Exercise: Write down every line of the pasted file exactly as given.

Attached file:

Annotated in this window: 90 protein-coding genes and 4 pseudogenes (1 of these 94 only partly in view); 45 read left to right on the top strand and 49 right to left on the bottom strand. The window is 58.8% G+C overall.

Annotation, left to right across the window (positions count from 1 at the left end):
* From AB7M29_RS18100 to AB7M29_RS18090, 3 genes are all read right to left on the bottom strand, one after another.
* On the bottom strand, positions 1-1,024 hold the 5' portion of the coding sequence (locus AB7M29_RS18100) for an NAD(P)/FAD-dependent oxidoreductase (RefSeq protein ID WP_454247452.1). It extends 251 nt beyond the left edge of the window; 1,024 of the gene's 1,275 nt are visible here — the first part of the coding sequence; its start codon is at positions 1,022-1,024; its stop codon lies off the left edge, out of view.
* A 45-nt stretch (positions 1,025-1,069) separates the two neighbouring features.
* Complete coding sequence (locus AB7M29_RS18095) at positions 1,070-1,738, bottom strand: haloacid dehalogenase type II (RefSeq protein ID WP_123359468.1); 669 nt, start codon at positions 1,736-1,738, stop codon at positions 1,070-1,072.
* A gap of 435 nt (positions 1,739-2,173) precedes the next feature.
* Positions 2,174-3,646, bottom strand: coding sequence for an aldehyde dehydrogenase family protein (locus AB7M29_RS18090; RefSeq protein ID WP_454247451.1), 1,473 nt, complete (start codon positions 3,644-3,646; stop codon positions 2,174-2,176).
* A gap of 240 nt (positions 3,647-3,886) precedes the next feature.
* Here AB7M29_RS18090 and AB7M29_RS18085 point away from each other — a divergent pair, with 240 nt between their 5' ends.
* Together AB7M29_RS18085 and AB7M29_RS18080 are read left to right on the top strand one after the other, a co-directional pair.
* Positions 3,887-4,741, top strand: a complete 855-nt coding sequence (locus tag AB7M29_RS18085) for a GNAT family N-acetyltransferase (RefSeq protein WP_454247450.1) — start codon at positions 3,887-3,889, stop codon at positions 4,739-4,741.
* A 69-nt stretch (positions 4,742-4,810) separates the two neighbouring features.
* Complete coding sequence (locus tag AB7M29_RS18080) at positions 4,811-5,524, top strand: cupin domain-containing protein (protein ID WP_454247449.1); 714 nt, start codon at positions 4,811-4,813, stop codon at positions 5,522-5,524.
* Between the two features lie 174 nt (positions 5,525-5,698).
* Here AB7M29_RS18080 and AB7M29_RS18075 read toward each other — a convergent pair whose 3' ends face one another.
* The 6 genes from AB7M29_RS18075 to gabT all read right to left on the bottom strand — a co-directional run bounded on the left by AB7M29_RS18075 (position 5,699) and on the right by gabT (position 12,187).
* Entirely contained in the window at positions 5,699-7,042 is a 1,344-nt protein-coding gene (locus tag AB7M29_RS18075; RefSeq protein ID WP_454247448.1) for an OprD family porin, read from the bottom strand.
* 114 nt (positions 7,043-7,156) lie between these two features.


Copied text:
Annotated in this window: 90 protein-coding genes and 4 pseudogenes (1 of these 94 only partly in view); 45 read left to right on the top strand and 49 right to left on the bottom strand. The window is 58.8% G+C overall.

Annotation, left to right across the window (positions count from 1 at the left end):
* From AB7M29_RS18100 to AB7M29_RS18090, 3 genes are all read right to left on the bottom strand, one after another.
* On the bottom strand, positions 1-1,024 hold the 5' portion of the coding sequence (locus AB7M29_RS18100) for an NAD(P)/FAD-dependent oxidoreductase (RefSeq protein ID WP_454247452.1). It extends 251 nt beyond the left edge of the window; 1,024 of the gene's 1,275 nt are visible here — the first part of the coding sequence; its start codon is at positions 1,022-1,024; its stop codon lies off the left edge, out of view.
* A 45-nt stretch (positions 1,025-1,069) separates the two neighbouring features.
* Complete coding sequence (locus AB7M29_RS18095) at positions 1,070-1,738, bottom strand: haloacid dehalogenase type II (RefSeq protein ID WP_123359468.1); 669 nt, start codon at positions 1,736-1,738, stop codon at positions 1,070-1,072.
* A gap of 435 nt (positions 1,739-2,173) precedes the next feature.
* Positions 2,174-3,646, bottom strand: coding sequence for an aldehyde dehydrogenase family protein (locus AB7M29_RS18090; RefSeq protein ID WP_454247451.1), 1,473 nt, complete (start codon positions 3,644-3,646; stop codon positions 2,174-2,176).
* A gap of 240 nt (positions 3,647-3,886) precedes the next feature.
* Here AB7M29_RS18090 and AB7M29_RS18085 point away from each other — a divergent pair, with 240 nt between their 5' ends.
* Together AB7M29_RS18085 and AB7M29_RS18080 are read left to right on the top strand one after the other, a co-directional pair.
* Positions 3,887-4,741, top strand: a complete 855-nt coding sequence (locus tag AB7M29_RS18085) for a GNAT family N-acetyltransferase (RefSeq protein WP_454247450.1) — start codon at positions 3,887-3,889, stop codon at positions 4,739-4,741.
* A 69-nt stretch (positions 4,742-4,810) separates the two neighbouring features.
* Complete coding sequence (locus tag AB7M29_RS18080) at positions 4,811-5,524, top strand: cupin domain-containing protein (protein ID WP_454247449.1); 714 nt, start codon at positions 4,811-4,813, stop codon at positions 5,522-5,524.
* Between the two features lie 174 nt (positions 5,525-5,698).
* Here AB7M29_RS18080 and AB7M29_RS18075 read toward each other — a convergent pair whose 3' ends face one another.
* The 6 genes from AB7M29_RS18075 to gabT all read right to left on the bottom strand — a co-directional run bounded on the left by AB7M29_RS18075 (position 5,699) and on the right by gabT (position 12,187).
* Entirely contained in the window at positions 5,699-7,042 is a 1,344-nt protein-coding gene (locus tag AB7M29_RS18075; RefSeq protein ID WP_454247448.1) for an OprD family porin, read from the bottom strand.
* 114 nt (positions 7,043-7,156) lie between these two features.